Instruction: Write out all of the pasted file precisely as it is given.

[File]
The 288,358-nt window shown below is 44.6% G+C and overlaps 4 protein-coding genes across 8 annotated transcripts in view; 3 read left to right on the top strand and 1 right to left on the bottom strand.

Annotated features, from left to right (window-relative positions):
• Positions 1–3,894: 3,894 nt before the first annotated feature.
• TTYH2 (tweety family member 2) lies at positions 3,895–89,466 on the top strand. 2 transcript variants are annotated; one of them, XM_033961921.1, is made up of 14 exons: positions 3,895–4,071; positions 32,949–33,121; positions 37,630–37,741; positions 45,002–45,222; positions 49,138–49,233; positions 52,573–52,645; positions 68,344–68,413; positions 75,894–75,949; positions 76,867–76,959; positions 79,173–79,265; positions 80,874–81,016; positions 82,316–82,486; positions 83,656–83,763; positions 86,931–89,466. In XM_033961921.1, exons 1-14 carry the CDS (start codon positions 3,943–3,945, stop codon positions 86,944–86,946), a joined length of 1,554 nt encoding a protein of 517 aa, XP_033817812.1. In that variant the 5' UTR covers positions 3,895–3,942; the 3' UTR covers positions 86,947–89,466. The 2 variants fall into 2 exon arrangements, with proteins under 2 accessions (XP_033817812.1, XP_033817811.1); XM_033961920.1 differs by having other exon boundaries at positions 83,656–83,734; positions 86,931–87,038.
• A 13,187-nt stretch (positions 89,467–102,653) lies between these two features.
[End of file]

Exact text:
The 288,358-nt window shown below is 44.6% G+C and overlaps 4 protein-coding genes across 8 annotated transcripts in view; 3 read left to right on the top strand and 1 right to left on the bottom strand.

Annotated features, from left to right (window-relative positions):
• Positions 1–3,894: 3,894 nt before the first annotated feature.
• TTYH2 (tweety family member 2) lies at positions 3,895–89,466 on the top strand. 2 transcript variants are annotated; one of them, XM_033961921.1, is made up of 14 exons: positions 3,895–4,071; positions 32,949–33,121; positions 37,630–37,741; positions 45,002–45,222; positions 49,138–49,233; positions 52,573–52,645; positions 68,344–68,413; positions 75,894–75,949; positions 76,867–76,959; positions 79,173–79,265; positions 80,874–81,016; positions 82,316–82,486; positions 83,656–83,763; positions 86,931–89,466. In XM_033961921.1, exons 1-14 carry the CDS (start codon positions 3,943–3,945, stop codon positions 86,944–86,946), a joined length of 1,554 nt encoding a protein of 517 aa, XP_033817812.1. In that variant the 5' UTR covers positions 3,895–3,942; the 3' UTR covers positions 86,947–89,466. The 2 variants fall into 2 exon arrangements, with proteins under 2 accessions (XP_033817812.1, XP_033817811.1); XM_033961920.1 differs by having other exon boundaries at positions 83,656–83,734; positions 86,931–87,038.
• A 13,187-nt stretch (positions 89,467–102,653) lies between these two features.